The Community Security Service, a nonprofit organization that provides training and services that aim to help tighten security at Jewish facilities, reported receiving calls from more than a dozen Jewish institutions in the last week. Joshua Glice, the director of synagogue and school operations for the service, told JTA that he had conducted risk assessment studies this week for rabbis at their homes.
An FBI agent visited Rabbi Schuman Tuesday, but so far no arrests have been made. The FBI is treating this as a federal bias crime. The ADL has offered a $7,500 reward for the arrest and conviction of the perpetrators.
Rabbi Schuman said he believes at least two people were responsible for the attack on his home/synagogue, because five incendiary devices were used.
“I don’t think one person could have carried all that stuff by himself,” he said. “It would be stupid to go back and make two trips to carry it all.”
He said he believes it was the last firebomb that crashed through his window after the others landed on the roof.
“My wife and I saw the blast outside and the fire coming in and onto the quilt,” he said. “It’s live fire — oil spitting out that is on fire and scattering everywhere. It was coming through like a dragon’s breath.
“The fire jumped on top of the blanket and we both folded over the blanket and suffocated the flames together. And when I went to put out the flames by the window, she ran and got the kids out. … They heard me screaming, ‘Fire, get out, we’ve been attacked.’ I couldn’t scream it in a more fearful way.”
While his wife, Pessy, 36, got their five children, the rabbi’s father and her mother out of the house and called 911, Rabbi Schuman said he used a blanket and a fire extinguisher he kept at the entrance to his apartment to try to douse flames by the window and on the carpet.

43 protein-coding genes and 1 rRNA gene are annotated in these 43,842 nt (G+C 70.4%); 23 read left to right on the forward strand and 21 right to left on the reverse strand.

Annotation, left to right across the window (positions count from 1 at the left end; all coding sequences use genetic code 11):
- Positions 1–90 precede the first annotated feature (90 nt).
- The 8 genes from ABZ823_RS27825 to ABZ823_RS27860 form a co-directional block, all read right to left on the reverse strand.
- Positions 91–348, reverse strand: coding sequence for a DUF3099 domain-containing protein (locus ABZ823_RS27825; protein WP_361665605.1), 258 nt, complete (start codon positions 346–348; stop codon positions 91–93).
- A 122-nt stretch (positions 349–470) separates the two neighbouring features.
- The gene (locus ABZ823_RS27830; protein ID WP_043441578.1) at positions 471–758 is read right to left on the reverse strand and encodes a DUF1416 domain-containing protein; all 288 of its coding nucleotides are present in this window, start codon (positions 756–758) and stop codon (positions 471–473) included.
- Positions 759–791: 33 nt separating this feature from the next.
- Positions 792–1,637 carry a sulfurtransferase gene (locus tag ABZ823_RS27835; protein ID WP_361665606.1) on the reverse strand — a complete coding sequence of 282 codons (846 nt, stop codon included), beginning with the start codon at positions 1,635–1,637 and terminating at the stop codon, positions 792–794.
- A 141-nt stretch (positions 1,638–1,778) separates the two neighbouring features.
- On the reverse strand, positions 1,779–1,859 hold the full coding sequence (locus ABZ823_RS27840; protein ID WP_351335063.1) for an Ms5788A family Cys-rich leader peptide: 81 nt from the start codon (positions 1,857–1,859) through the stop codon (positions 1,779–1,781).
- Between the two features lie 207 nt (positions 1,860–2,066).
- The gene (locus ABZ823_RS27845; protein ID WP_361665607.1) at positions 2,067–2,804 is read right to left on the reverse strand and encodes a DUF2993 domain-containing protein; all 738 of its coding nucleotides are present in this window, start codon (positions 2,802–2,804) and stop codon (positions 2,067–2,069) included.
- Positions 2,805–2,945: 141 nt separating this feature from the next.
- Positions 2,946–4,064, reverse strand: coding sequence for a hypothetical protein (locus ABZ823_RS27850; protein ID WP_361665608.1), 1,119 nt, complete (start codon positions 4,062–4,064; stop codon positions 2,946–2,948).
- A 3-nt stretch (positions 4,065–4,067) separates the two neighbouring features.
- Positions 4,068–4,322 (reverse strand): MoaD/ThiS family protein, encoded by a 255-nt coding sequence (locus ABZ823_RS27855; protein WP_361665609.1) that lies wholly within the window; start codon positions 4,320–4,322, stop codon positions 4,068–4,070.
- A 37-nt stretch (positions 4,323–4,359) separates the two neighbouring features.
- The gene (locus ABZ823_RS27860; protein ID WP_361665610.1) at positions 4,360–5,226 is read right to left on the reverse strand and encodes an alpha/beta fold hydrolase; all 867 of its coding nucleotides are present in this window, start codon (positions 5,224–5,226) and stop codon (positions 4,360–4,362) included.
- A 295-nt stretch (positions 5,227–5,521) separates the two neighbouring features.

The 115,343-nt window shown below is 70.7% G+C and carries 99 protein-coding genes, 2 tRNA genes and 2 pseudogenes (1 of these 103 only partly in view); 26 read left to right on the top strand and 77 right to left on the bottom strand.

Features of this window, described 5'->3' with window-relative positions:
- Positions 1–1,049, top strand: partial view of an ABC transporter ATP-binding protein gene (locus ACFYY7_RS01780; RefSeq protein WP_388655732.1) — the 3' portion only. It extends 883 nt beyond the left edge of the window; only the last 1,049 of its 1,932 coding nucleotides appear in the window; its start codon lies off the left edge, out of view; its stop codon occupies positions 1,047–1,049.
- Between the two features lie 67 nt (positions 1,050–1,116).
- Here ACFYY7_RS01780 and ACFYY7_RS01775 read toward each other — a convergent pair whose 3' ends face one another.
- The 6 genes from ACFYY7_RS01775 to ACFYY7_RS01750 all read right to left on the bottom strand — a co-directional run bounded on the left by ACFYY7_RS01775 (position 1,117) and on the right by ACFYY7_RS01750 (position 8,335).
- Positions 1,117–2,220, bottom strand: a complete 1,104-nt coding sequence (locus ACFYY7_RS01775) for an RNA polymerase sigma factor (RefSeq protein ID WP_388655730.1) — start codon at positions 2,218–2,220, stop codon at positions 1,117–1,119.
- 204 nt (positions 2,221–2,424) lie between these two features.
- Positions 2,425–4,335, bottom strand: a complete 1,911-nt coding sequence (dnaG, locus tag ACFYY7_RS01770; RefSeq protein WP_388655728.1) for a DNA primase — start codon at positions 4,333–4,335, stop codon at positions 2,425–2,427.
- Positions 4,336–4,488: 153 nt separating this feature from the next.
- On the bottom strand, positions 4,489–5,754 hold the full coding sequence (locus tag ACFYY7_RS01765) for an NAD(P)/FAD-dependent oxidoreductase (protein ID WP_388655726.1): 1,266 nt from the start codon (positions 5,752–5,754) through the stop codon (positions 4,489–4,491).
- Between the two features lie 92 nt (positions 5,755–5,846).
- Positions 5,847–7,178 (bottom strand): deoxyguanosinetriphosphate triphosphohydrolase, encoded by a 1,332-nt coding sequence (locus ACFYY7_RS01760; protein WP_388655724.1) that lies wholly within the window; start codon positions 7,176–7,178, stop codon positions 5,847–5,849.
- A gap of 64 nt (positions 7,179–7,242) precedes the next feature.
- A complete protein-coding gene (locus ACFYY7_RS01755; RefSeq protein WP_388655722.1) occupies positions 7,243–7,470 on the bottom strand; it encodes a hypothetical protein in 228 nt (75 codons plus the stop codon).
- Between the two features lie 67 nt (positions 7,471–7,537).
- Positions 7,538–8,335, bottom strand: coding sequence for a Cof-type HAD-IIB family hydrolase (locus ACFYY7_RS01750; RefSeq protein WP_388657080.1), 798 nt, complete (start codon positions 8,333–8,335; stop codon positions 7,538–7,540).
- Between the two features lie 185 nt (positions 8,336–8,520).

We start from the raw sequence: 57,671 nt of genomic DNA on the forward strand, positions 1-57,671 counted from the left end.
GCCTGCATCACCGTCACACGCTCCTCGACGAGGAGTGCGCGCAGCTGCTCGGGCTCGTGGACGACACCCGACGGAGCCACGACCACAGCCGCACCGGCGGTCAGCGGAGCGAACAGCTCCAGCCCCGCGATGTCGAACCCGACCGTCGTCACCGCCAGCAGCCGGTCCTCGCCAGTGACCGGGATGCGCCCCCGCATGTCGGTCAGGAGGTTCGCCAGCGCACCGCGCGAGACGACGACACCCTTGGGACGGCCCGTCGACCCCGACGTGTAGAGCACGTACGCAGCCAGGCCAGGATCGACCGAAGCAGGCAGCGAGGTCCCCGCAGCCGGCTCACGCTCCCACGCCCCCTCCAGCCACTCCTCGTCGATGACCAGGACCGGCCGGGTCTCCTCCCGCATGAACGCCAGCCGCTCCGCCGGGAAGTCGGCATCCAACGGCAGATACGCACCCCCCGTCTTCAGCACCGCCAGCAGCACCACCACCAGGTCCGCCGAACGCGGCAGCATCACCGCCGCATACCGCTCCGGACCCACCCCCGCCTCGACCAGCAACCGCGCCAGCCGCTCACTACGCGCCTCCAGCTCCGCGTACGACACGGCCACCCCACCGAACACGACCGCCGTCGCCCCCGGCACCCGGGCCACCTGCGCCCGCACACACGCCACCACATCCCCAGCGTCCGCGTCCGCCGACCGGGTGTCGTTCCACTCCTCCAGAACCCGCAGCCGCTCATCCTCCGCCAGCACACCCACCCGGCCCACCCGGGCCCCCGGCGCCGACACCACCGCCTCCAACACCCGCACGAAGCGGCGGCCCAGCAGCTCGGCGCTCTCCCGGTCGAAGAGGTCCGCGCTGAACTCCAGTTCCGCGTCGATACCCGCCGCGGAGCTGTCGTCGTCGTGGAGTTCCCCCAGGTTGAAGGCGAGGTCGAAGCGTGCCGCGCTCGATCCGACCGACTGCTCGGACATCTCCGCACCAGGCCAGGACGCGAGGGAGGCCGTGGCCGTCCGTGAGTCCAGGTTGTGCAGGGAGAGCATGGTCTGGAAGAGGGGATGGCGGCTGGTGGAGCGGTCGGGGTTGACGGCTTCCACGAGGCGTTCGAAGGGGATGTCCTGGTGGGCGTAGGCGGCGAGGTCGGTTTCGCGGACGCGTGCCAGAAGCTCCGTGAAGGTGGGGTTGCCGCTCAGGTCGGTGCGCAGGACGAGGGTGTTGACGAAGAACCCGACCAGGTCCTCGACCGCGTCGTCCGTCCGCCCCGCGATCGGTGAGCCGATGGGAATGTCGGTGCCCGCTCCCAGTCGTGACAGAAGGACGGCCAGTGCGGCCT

“There is a ledge right outside the window and there were flames there,” he said. “That’s how I knew it was a hate crime — because as soon as I went over to the window, I saw other fires out there from other Molotov cocktails. I knew it was a continuation of the hate crimes that were going on. … I opened the window and started shooting the fire extinguisher out the window. I couldn’t reach all of the fires because one of the fires was behind an outcropping. I don’t know if it went out on its own or if the fire department put it out.”
Rabbi Schuman said it couldn’t have been easy hurling the firebomb through his bedroom window.
“I have a feeling they must have used some kind of slingshot or something that propelled it up. I have an old house that has quarter-inch glass on that window — very thick — and to break it you had to have a very hard throw, be pretty far away and extremely accurate.”
He said the family ran out of the house even though he wasn’t certain the arsonists had stopped hurling firebombs.
“But I had a feeling they fled as soon as they saw me at the window. I can’t explain how I knew this, but it was intuitive. … The attack was a success for them, and I’m sure they would have loved it had there been more tragedy and death.”
Regarding his plans for the future, Rabbi Schuman said he would like “to do something either community-wide or maybe in the high school” that would continue to bring the community together.
“I’m going to talk to somebody in charge of community activities in Rutherford to see what would be the best medium for this kind of activity, because we want to continue the momentum.”
The event last Saturday night was attended by about 250 people.
Rabbi Schuman, 44, who was born in Forest Hills, Queens, and has been the spiritual leader of the 18-family congregation for the last two and a half years, said the attack left him and his wife shaken.
The attacks in New Jersey came at the same time that Nassau County police were reporting six swastika paintings since Christmas in Sea Cliff along the county’s North Shore. Det. Lt. Gary Shapiro, the department’s hate crimes coordinator, said the targets were a park, a school and three homes, from Dec. 27 through Dec. 30, and on Jan. 8 vandals drew a swastika on a homeowner’s garage door.
Although a couple of the victims are Jewish, Shapiro said most are not and that police are trying to find out what triggered the attacks.
“We’re working on a number of leads,” he said, adding that anyone with information should call the police at 800-244-TIPS.
In addition, Shapiro said police are still looking for those who scrawled swastikas into a car parked Jan. 8 at the Babylonian Jewish Center in Great Neck.
JTA contributed to this report.